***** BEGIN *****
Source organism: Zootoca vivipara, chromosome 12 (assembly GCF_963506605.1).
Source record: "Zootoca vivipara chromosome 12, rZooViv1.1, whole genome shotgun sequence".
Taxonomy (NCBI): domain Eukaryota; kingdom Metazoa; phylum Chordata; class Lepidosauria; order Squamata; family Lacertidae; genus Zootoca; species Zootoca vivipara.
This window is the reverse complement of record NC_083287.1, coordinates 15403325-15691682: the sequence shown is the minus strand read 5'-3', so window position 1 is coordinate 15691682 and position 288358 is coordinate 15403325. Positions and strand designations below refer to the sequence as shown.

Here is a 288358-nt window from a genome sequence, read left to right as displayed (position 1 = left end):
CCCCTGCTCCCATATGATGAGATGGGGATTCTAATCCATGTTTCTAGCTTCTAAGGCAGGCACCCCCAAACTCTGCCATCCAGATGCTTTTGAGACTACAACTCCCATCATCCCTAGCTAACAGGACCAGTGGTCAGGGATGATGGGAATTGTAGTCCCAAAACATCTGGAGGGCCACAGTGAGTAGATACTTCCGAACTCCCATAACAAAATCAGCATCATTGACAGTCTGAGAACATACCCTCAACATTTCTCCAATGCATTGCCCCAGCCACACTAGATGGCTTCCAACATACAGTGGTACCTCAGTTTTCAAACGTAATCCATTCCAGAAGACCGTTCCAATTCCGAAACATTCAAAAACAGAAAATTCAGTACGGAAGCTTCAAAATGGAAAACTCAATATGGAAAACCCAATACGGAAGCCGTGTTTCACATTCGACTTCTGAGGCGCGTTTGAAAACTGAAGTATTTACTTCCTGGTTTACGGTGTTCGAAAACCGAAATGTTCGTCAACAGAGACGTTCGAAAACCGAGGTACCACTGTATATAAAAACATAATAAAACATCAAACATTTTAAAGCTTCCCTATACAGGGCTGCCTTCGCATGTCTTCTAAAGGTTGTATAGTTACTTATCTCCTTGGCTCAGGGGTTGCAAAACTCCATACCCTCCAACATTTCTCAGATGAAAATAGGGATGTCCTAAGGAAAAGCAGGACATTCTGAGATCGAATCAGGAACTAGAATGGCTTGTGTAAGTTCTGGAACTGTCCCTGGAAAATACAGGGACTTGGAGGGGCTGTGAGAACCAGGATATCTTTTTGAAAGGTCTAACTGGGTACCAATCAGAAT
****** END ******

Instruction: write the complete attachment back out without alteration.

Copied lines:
Source organism: Zootoca vivipara, chromosome 12 (assembly GCF_963506605.1).
Source record: "Zootoca vivipara chromosome 12, rZooViv1.1, whole genome shotgun sequence".
Taxonomy (NCBI): domain Eukaryota; kingdom Metazoa; phylum Chordata; class Lepidosauria; order Squamata; family Lacertidae; genus Zootoca; species Zootoca vivipara.
This window is the reverse complement of record NC_083287.1, coordinates 15403325-15691682: the sequence shown is the minus strand read 5'-3', so window position 1 is coordinate 15691682 and position 288358 is coordinate 15403325. Positions and strand designations below refer to the sequence as shown.

Here is a 288358-nt window from a genome sequence, read left to right as displayed (position 1 = left end):
CCCCTGCTCCCATATGATGAGATGGGGATTCTAATCCATGTTTCTAGCTTCTAAGGCAGGCACCCCCAAACTCTGCCATCCAGATGCTTTTGAGACTACAACTCCCATCATCCCTAGCTAACAGGACCAGTGGTCAGGGATGATGGGAATTGTAGTCCCAAAACATCTGGAGGGCCACAGTGAGTAGATACTTCCGAACTCCCATAACAAAATCAGCATCATTGACAGTCTGAGAACATACCCTCAACATTTCTCCAATGCATTGCCCCAGCCACACTAGATGGCTTCCAACATACAGTGGTACCTCAGTTTTCAAACGTAATCCATTCCAGAAGACCGTTCCAATTCCGAAACATTCAAAAACAGAAAATTCAGTACGGAAGCTTCAAAATGGAAAACTCAATATGGAAAACCCAATACGGAAGCCGTGTTTCACATTCGACTTCTGAGGCGCGTTTGAAAACTGAAGTATTTACTTCCTGGTTTACGGTGTTCGAAAACCGAAATGTTCGTCAACAGAGACGTTCGAAAACCGAGGTACCACTGTATATAAAAACATAATAAAACATCAAACATTTTAAAGCTTCCCTATACAGGGCTGCCTTCGCATGTCTTCTAAAGGTTGTATAGTTACTTATCTCCTTGGCTCAGGGGTTGCAAAACTCCATACCCTCCAACATTTCTCAGATGAAAATAGGGATGTCCTAAGGAAAAGCAGGACATTCTGAGATCGAATCAGGAACTAGAATGGCTTGTGTAAGTTCTGGAACTGTCCCTGGAAAATACAGGGACTTGGAGGGGCTGTGAGAACCAGGATATCTTTTTGAAAGGTCTAACTGGGTACCAATCAGAAT